More than three million households have given up a pet in the last year, according to new figures from the Pet Food Manufacturers Association (PFMA).
The association’s annual report finds that while 4.7 million households acquired a new pet during the pandemic, an estimated 3.4 million have given one up since 2021.
Gen Z (those aged between 16 and 24) and millennials (aged between 25 and 34) made up 53 per cent of new pet owners during the pandemic, but they were also most likely to give them up.
More than one fifth (23 per cent) of people in these age groups have been unable to keep a pet, with 71 per cent of all pets given up for adoption belonging to young people.
The most common pets to be given up are dogs (60 per cent) and cats (45 per cent).
Nicole Paley, deputy CEO of PFMA said the numbers are concerning. “We are keen to investigate why owners are giving up their pets and where they are being relinquished,” Paley said.
“We believe that many pets are being sold on to recuperate funds, in addition to being taken to rehoming centres.
“We are working closely with the Canine and Feline Sector Group plus other animal welfare charities to identify what the pet care sector can do to support owners and prevent this from happening.”
The main reason 16–24-year-olds gave up a pet was a change in their living arrangements, with 34 per cent citing this factor.
Just over a fifth (23 per cent) couldn’t keep their pet due to financial difficulties, while 22 per cent cited a change in work arrangements.
Some young pet owners also worried about behaviour, with 13 per cent relinquishing a pet for this reason.
In millennials, working (41 per cent) and living arrangements (39 per cent) were the most common reasons they gave up their pets.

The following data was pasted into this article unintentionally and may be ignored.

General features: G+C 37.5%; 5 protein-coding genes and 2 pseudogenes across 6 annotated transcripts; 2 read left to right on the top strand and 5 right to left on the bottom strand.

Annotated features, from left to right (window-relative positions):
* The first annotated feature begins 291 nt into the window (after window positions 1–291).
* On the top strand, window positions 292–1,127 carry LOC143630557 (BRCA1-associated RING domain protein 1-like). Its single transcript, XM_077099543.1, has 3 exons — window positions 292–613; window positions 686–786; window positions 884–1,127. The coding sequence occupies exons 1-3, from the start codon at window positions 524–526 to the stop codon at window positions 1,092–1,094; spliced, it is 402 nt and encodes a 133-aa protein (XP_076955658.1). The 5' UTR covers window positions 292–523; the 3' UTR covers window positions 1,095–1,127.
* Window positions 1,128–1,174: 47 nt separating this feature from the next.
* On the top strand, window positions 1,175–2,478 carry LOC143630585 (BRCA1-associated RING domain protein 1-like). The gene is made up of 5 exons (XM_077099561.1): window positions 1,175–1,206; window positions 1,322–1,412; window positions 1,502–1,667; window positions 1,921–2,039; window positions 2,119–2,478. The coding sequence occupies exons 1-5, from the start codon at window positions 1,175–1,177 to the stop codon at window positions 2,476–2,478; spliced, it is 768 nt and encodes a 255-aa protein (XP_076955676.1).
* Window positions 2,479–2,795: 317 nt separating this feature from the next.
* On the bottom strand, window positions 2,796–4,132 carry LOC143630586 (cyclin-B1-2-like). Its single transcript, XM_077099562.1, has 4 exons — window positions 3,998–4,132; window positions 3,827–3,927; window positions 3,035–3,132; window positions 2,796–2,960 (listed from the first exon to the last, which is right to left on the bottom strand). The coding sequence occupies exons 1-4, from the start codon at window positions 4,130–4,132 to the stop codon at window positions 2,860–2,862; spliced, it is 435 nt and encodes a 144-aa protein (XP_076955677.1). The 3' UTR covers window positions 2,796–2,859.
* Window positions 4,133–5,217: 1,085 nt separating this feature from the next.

Last month, the National Dog Survey, carried out by Dogs Trust, revealed that 23 per cent of dogs currently owned in the UK were acquired during the pandemic.
Dr Samantha Graines, a pet welfare expert at RSPCA said the relinquishment statistics are “very worrying but not surprising”.
She said the RSPCA has started to see an increase in requests for help and rehoming, but mostly in rabbits.
“Bringing an animal home to join your family is a significant commitment and responsibility and the increase in ownership during the pandemic did cause concerns that some people may not have fully considered whether they would be able to properly care for them for the rest of their life,” Graines said.
The charity is concerned that as people return to normal life after the pandemic, coupled with the rising cost of living, it could see the start of a “pet welfare crisis”.
“We understand that circumstances can change and, sometimes, this leaves families having to make the heart-breaking decision to give up their pets,” Graines said.
“However, we also know that animals are often signed over to charities, rehomed or even abandoned because people took on a pet without the necessary research or appreciation of the responsibility and commitment.”
The PFMA’s findings, based on a survey of almost 9,000 households across the UK, show that pet ownership overall is on the rise.
As of 2022, there are a record 35 million pets across the UK, with 17.4 million households owning at least one.
The most popular choices are dogs (13 million), followed by cats (12 million) and indoor birds £1.6 million).
Other common choices are hamsters, rabbits, Guinea pigs, pigeons and horses.